* In 1962, Kerry Wendell Thornley wrote a novel called ''TheIdleWarriors'' about a strange young man he had met while in the United States Marine Corps. That young man's name? ''[[WhoShotJFK Lee Harvey Oswald]]''.
* The vast majority of Creator/JackKerouac's novels are simply retellings of things that happened to him and the other Beat writers, with the names changed (and some parts taken out, as the first draft of ''Literature/OnTheRoad'' reveals). ''On The Road'' and ''Visions of Cody'' focus on his best friend Neal Cassady, ''The Dharma Bums'' is about his adventures with Gary Snyder, ''And The Hippos Were Boiled In Their Tanks'' (written with Creator/WilliamSBurroughs) was about a mutual friend who murdered a lover, and so forth. It became so well-known that the publisher insisted he use different character names in each book to prevent legal trouble for anyone involved, but [[http://www.everything2.com/index.pl?node_id=1385865 they can still be decoded easily]].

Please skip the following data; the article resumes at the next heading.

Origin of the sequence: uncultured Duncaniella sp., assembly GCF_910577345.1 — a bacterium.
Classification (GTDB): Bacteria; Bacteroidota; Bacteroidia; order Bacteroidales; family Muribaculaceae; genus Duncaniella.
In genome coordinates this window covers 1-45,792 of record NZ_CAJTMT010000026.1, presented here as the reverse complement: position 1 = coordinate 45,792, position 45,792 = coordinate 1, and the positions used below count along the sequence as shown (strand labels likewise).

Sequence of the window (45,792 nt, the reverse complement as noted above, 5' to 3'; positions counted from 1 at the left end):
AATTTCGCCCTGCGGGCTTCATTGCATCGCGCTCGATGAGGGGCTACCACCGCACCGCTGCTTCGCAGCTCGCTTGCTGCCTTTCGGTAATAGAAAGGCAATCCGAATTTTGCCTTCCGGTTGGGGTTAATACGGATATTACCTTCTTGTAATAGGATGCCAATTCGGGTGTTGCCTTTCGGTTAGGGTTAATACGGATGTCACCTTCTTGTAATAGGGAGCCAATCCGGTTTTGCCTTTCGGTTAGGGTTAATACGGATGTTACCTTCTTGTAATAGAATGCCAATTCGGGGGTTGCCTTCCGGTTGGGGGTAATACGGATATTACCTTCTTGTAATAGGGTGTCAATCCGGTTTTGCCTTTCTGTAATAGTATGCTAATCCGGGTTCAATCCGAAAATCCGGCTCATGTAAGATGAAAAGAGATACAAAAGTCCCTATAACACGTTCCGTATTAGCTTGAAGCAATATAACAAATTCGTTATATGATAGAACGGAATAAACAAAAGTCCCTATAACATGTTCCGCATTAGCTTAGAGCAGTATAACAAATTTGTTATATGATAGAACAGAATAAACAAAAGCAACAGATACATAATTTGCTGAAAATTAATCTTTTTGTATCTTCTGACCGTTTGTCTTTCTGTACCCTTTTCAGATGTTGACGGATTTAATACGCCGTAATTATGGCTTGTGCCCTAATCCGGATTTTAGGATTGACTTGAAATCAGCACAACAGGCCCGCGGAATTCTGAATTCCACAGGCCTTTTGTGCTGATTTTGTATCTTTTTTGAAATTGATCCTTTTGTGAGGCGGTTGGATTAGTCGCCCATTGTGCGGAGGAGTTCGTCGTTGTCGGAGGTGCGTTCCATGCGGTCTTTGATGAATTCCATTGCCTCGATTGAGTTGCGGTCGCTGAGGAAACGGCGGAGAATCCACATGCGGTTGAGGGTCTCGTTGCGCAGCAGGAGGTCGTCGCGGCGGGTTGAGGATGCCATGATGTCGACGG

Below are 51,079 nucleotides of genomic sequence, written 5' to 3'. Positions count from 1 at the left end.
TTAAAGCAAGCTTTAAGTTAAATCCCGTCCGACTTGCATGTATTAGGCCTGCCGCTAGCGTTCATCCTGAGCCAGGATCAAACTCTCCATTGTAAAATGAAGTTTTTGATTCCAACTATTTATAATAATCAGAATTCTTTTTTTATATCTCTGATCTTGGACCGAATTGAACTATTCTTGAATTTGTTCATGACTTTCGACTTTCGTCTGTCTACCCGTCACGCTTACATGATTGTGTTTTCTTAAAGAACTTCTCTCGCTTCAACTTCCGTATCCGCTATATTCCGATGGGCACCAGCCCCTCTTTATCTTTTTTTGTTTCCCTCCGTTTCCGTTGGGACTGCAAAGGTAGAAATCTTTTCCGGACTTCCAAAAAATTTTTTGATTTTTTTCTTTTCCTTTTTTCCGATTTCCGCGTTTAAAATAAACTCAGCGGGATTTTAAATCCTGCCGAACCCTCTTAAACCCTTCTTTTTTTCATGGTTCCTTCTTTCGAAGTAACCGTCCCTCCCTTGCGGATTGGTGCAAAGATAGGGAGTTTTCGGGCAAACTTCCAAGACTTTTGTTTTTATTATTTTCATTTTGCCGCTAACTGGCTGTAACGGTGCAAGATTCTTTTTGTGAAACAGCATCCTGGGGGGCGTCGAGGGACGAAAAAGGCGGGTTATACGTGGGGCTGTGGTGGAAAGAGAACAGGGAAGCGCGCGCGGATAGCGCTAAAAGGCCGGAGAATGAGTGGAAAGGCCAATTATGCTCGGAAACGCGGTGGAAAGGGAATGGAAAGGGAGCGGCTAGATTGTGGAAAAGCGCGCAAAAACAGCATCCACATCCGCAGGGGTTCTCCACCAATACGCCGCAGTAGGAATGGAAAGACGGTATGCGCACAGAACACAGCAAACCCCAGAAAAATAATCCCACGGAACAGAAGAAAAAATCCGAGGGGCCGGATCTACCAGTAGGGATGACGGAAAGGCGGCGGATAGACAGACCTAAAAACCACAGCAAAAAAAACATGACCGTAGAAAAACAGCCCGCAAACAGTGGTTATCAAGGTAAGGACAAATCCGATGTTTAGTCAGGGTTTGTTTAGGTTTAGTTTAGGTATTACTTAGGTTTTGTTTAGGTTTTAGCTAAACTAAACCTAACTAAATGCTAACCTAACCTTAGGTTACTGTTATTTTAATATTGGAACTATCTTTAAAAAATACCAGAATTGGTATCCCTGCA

* ''Compulsion'', based on the Leopold & Loeb murder case, investigation, and trial. Told partially in [[SelfInsertFic first person]] - author Meyer Levin was a fraternity brother of Loeb's, though Leopold didn't remember him when Levin visited him in prison.
* ''Literature/ThePictureOfDorianGray'' by Creator/OscarWilde is often called a ''roman à clef''. However, in this case the "key" is not that it's based on specific people, but that [[GettingCrapPastTheRadar it's about homosexuality]].
* Thomas Mann's ''Literature/{{Buddenbrooks}}'' which is, for all intents and purposes, the history of his family (with the author himself being Thomas Buddenbrook's son Hanno).